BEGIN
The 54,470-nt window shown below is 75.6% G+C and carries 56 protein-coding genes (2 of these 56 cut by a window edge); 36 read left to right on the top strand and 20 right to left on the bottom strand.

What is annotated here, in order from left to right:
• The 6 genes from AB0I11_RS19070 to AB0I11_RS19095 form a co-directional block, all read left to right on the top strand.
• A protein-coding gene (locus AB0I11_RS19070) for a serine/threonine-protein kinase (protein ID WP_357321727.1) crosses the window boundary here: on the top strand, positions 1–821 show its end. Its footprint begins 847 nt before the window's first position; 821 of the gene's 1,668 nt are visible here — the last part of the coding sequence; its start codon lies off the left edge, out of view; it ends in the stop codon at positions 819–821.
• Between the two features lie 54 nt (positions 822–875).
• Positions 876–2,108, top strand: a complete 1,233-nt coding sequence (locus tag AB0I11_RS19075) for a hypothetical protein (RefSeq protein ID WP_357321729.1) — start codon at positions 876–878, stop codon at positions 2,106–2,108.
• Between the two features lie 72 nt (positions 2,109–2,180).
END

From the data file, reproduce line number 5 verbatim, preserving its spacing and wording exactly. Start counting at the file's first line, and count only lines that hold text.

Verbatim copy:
• Between the two features lie 54 nt (positions 822–875).